Last Updated on March 31, 2022
There are over 150 chemicals in the gasoline we pump into our vehicles for fuel. When these chemicals are inhaled, a person can experience symptoms of dizziness, headaches, and difficulty breathing. If you end up inhaling the fumes of these chemicals for a long period of time, it may even kill you.
And if that’s not bad enough, air pollution and smog are caused by evaporated gas as well. That is why new legal requirements require auto manufacturers to integrate special technology into their cars which reduce gasoline vapors.
A vapor canister purge valve (aka: purge valve solenoid or EVAP purge solenoid) is an important emissions control component.
If it were to fail, excess fuel vapor and emissions would be released into the atmosphere instead of being purged back into the engine. Fortunately, there are a few symptoms you can watch for that indicate a bad purge valve solenoid.
How a Vapor Canister Purge Valve Works
The Evaporative Emission Control System (EVAP) of a car contains a purge solenoid that is normally found between the intake manifold and containment canister that stores fuel vapor; both of which are in the vacuum line.
You can operate the purge valve through the vacuum or you can do it electrically. To get those fuel vapors out of the containment canister and into the intake manifold, the purge valve has to open at the right time, which it is made to do. After the vapors enter the intake manifold, they burn up.
Most vehicles these days have a computer in their engine which controls the purge valve. This purge valve solenoid will close whenever you turn the engine off.
When you start the engine and let it run for a few minutes, the computer of the engine will electronically communicate with the purge valve and command it to open up gradually. As this happens, fuel vapor that is stored in the canister will be moved to the engine where it will burn up during the combustion process.
There are many sensors within the engine which manage the purge flow and allow the engine to determine when the purge valve should open.
If there is too much or too little purge flow under a particular condition, then the “Check Engine” light will illuminate on the vehicle’s dashboard to let you know that something is wrong.
Bad Purge Valve Solenoid Symptoms
Here are four of the most common symptoms you’ll experience if you have a faulty vapor canister purge valve.
#1 – Rough Idling
When there is a problem with the purge valve or charcoal canister, you will notice that your car is idling at a lower RPM than normal. This is called a rough idle and if low enough, it will make the car shake or even make the engine die.
If the purge valve or canister were to fail altogether and then stick out in the open, then a vacuum leak will form. This will have a grave impact on the quality and speed of the engine idle.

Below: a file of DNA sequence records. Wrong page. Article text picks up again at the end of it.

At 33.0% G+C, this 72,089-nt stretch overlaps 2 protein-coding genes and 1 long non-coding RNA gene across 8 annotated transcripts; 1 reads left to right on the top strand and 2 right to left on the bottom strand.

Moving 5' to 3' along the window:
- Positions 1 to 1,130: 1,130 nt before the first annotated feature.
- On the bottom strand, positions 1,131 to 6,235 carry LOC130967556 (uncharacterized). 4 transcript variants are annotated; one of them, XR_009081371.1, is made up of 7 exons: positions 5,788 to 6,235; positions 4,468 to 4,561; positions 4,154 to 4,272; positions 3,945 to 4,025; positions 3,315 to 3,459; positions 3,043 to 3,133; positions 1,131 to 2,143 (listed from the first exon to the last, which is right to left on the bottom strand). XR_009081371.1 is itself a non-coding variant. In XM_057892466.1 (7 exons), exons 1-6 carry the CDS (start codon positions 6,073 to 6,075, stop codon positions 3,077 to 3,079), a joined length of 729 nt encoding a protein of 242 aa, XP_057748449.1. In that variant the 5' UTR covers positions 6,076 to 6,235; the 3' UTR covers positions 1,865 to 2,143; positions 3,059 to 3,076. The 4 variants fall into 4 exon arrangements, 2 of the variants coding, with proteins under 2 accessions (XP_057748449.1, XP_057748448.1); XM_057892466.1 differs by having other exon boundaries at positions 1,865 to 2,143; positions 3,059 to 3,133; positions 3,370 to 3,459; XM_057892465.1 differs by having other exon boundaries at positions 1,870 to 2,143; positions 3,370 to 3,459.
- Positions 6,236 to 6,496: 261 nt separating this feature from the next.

Also, if damage were to happen to the solenoid valve or any of its hoses connected to it, then a vacuum leak will form as well.
#2 – Hard to Start
If you have trouble starting your car, then this could be another sign that you have a bad purge valve or containment canister. Just like before, a vacuum leak may form and this will make it even more difficult to start your vehicle.
Not only that, a leaky vacuum hose won’t be able to prevent unmetered air from the outside from getting into the engine. This will ultimately cause problems with the air to fuel ratio. Then, the performance of your vehicle will be in jeopardy.
#3 – Poor Fuel Economy
Because the fuel vapors your vehicle normally uses during the combustion process are instead vented out into the atmosphere, fuel will not be used as efficiently. This will result in worse gas mileage than you are normally used to.
#4 – Check Engine Light Illuminates on Dashboard
Finally, the Check Engine light will illuminate on the dashboard if the purge valve is damaged. The engine’s computer will be able to tell when this valve is damaged because its sensors won’t be able to pick up the signal from there that it normally does.
Once that happens, the computer turns on the Check Engine light so that you will know there is a problem somewhere in the engine. Of course, there are many reasons why a Check Engine light will turn on but one possibility to this is engine code P0496.
You won’t know the true reason for it turning on until you or a mechanic scans the vehicle for any stored trouble codes. The fault code(s) will help identify what the real problem is, whether it’s purge valve related or something completely different.
See Also: Code P0441, Code P0443
Vapor Canister Purge Valve Replacement Cost
Replacing a canister purge solenoid is a pretty straightforward type of job that doesn’t cost too much. Expect to pay anywhere from $80 to $200 in total.
The part will typically cost anywhere from $30 to $120, while the labor costs will be right around $50 to $80. Then, of course, there are fees and taxes added on to this price too.
Replacing the purge valve yourself is very doable so you can save a few dollars on labor.
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5 thoughts on “4 Symptoms of a Bad Vapor Canister Purge Valve (and Replacement Cost)”
I wouldn’t buy one make one at home with an old soldering gun. Google how to make a home made smoke machine. It’s very easy!
Fixed purge valve check engine came back on p4402
Sounds like there is a leak in the evap system. They make kits that can help you detect evap leaks yourself, if that is something you are interested in.
Where to get the kit and how does it work ?
You can find them online. Just search something like “evap leak kit” or “automotive smoke tester” and see what comes up.
Basically the kit pumps smoke into the system, allowing you to clearly see any leaks in vacuum or evap lines. If you have a leak, the smoke will come out of some place where it’s not supposed to.